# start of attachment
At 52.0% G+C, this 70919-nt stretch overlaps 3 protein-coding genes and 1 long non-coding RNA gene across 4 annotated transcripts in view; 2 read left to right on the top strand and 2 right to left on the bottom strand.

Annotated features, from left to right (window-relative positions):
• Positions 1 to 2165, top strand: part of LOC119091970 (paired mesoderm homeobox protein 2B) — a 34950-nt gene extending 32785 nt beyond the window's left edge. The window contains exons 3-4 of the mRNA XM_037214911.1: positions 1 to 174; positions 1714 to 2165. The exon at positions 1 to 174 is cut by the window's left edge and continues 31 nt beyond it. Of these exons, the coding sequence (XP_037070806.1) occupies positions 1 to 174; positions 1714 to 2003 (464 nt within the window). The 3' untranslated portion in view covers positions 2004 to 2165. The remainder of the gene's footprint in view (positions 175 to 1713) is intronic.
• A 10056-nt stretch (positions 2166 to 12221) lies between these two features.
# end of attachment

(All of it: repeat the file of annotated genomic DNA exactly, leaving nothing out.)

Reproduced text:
At 52.0% G+C, this 70919-nt stretch overlaps 3 protein-coding genes and 1 long non-coding RNA gene across 4 annotated transcripts in view; 2 read left to right on the top strand and 2 right to left on the bottom strand.

Annotated features, from left to right (window-relative positions):
• Positions 1 to 2165, top strand: part of LOC119091970 (paired mesoderm homeobox protein 2B) — a 34950-nt gene extending 32785 nt beyond the window's left edge. The window contains exons 3-4 of the mRNA XM_037214911.1: positions 1 to 174; positions 1714 to 2165. The exon at positions 1 to 174 is cut by the window's left edge and continues 31 nt beyond it. Of these exons, the coding sequence (XP_037070806.1) occupies positions 1 to 174; positions 1714 to 2003 (464 nt within the window). The 3' untranslated portion in view covers positions 2004 to 2165. The remainder of the gene's footprint in view (positions 175 to 1713) is intronic.
• A 10056-nt stretch (positions 2166 to 12221) lies between these two features.